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Long Tail Keyword SEO

I’ve seen posts in the past that argue that long tail keywords are not worth the effort. Taken to the extreme, I agree with them. I’ve also seen posts that argue that you should build a page for a tremendous number of long term phrases and reap the benefits. A poor idea in my mind. You don’t need to have a new page for each phrase you are targetting — in some cases yes, in all cases no. Also, there is a big difference between long tail keywords and obscure keywords, and I don’t believe in targeting obscure keyword phrases. However, there are several valid reasons for targeting long tail keywords.

Why Mess With Long Tail Keywords?

Let me start this out by clarifying that working only on long tail keywords is not an effective long run SEO solution for a hopefully successful website. The traffic from long term keywords can be very unpredictable. But under many situations, long tail keywords can be beneficial – a couple obvious examples are:

  • Brand New Websites – New websites are just not going to rank right away for high value keywords as a general rule. Sure there will be the occasional exception, but by and large new websites are just not going to be a top 10 search result for a primary keyword (e.g., for a phrase like “SEO”) — No matter how well optimized the on-page factors or content. Long tail keywords can be the source of traffic needed to tide a website over until the rankings arrive for the primary keywords (e.g., “Richmond SEO firms” can provide a decent amount of traffic until higher value keyword rankings start to show up)
  • E-commerce Sites – Online stores need traffic to generate revenues. These stores can get this traffic via paid search (search engine marketing), but at the same time they should be putting effort in to organic SEO. Free traffic, even if untargeted is good traffic if it can lead to revenues or backlinks. Long tail keywords can often lead to traffic if spread across enough different phrases.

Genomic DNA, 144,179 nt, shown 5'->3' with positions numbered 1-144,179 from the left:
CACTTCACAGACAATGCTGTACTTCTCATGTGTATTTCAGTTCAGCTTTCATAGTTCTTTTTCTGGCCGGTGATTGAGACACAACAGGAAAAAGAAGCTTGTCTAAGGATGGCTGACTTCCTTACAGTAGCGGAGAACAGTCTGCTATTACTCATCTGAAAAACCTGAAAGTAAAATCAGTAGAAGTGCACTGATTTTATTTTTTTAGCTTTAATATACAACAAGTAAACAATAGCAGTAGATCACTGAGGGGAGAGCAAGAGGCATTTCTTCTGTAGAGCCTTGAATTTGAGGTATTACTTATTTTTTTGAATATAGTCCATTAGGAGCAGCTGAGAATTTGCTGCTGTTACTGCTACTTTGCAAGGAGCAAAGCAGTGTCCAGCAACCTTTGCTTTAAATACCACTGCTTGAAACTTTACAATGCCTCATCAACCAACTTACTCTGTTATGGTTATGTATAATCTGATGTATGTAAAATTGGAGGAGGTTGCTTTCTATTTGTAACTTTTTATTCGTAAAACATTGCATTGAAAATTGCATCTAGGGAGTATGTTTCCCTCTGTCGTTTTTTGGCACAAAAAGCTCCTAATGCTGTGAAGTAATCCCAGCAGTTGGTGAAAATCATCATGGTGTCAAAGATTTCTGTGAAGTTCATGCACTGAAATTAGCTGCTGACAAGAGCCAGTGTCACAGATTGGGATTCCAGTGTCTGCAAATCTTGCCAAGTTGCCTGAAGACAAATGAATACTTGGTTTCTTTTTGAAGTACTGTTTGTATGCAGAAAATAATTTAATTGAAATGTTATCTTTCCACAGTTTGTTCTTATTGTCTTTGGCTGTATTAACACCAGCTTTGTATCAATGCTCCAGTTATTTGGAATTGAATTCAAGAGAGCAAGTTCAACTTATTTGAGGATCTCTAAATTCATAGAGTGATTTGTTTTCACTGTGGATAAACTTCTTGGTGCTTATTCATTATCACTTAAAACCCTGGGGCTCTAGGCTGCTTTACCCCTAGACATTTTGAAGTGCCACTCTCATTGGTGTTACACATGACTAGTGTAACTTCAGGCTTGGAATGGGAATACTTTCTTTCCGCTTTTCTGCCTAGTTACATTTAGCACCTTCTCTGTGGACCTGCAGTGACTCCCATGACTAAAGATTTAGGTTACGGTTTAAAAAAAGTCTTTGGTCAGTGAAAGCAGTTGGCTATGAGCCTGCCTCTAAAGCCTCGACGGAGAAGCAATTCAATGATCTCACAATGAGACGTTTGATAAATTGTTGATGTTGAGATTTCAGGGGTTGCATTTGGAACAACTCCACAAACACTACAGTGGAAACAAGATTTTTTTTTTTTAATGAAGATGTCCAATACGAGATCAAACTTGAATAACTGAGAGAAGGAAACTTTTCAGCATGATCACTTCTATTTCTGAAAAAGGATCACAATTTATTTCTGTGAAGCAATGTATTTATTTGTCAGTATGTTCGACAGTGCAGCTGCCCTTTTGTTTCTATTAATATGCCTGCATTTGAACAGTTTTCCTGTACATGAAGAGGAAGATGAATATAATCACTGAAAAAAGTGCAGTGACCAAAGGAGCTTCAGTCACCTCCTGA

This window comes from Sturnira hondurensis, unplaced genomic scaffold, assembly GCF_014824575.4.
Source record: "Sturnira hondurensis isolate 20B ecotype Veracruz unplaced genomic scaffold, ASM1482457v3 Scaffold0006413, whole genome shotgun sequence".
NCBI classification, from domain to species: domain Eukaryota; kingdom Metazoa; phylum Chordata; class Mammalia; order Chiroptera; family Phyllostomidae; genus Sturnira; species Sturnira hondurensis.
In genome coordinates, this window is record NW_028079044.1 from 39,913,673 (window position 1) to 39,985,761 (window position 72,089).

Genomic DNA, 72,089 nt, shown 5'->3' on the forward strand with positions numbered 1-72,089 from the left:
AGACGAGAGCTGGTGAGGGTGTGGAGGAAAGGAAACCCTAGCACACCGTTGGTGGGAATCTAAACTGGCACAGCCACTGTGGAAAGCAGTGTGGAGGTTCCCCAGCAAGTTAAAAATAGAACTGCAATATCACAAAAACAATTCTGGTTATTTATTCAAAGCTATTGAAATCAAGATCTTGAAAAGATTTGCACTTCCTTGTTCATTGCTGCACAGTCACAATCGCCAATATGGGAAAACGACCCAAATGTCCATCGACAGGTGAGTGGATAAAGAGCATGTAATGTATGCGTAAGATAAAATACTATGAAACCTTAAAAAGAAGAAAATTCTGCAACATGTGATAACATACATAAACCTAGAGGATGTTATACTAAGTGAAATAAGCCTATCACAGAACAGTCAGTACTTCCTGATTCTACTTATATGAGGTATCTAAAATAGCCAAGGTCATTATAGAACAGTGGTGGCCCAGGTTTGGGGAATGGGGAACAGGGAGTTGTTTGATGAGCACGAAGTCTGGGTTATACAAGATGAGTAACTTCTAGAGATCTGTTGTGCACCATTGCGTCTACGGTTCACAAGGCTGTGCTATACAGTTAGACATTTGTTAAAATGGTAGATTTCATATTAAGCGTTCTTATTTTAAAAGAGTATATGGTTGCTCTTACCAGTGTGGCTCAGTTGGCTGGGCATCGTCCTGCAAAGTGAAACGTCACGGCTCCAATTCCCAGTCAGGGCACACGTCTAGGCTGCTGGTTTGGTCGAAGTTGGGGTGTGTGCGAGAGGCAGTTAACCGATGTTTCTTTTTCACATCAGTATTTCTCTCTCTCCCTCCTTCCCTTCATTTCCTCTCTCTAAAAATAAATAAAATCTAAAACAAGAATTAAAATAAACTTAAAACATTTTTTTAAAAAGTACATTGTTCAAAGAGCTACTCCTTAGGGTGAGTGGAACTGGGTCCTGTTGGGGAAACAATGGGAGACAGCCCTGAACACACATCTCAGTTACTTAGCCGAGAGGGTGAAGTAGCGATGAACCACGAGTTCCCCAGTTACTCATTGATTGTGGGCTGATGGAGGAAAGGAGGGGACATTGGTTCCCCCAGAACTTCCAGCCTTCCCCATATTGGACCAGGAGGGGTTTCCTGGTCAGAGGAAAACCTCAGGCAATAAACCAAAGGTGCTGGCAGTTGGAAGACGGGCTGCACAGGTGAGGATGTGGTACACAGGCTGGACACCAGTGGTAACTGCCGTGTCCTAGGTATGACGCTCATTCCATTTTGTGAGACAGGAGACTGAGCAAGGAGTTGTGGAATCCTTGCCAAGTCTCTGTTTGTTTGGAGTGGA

So Why Target Long Tail Keywords?

You should not target long tail keywords per se in my mind. You should target high value keywords, but semantically linked to other words that will create long term keyword phrases that are likely to be searched. For example, as an SEO firm we are obviously targeting terms like “SEO firm”, “SEO consultant”, and “SEO company” (and their plurals). Strategically placing related modifiers around these phrases allows us to expand our targeted keywords to the long tail without sacrificing our base target. So in our example, we can drop our geographic location around these terms to get keywords like “Richmond SEO firm”, “Virginia SEO Consultant”, or “Mid-Atlantic SEO company”.

Obviously these terms will drive far less search volume, but they are valid search terms that will drive traffic, even qualified traffic. This is typically going to be an easier space to compete in. Just a minute ago, a search for “SEO firm” (without quotes) yielded roughly 3.4 million results while a search for “Richmond SEO firm” (again without quotes) yielded 27.3 thousand results. In the absence of being top 10 for “SEO firm”, do you think it is better for your site to be top 10 for “Richmond SEO firm” or top 200 for “SEO firm”?

These are contrived examples, but you can guess how expanding your keyword list via modifiers can start to increase your organic rankings without going overboard on keyword phrases. Obvious keyword modifiers include:

  • geography – city, state, neighborhood (for local businesses like dry cleaners, pharmacies, small engine repair, etc)
  • color – red, beige (for products especially)
  • size – XXL, childrens, big (for products)
  • ethnicity/language – Spanish, Mexican, Asian (food sites or even local businesses can benefit from this)
  • model numbers – there are people who search by specific model or part numbers

Conclusion

Basing your entire SEO plan on long tail keywords is not the right plan. The point being made here is that you must include long tail keywords in your overall SEO plan. Use this portion of the plan to expand the breadth of you keywords, not to exclude high value keywords. And finally, think of long term keyword SEO as a useful tool — a phillips screwdriver instead of just a screwdriver if you will.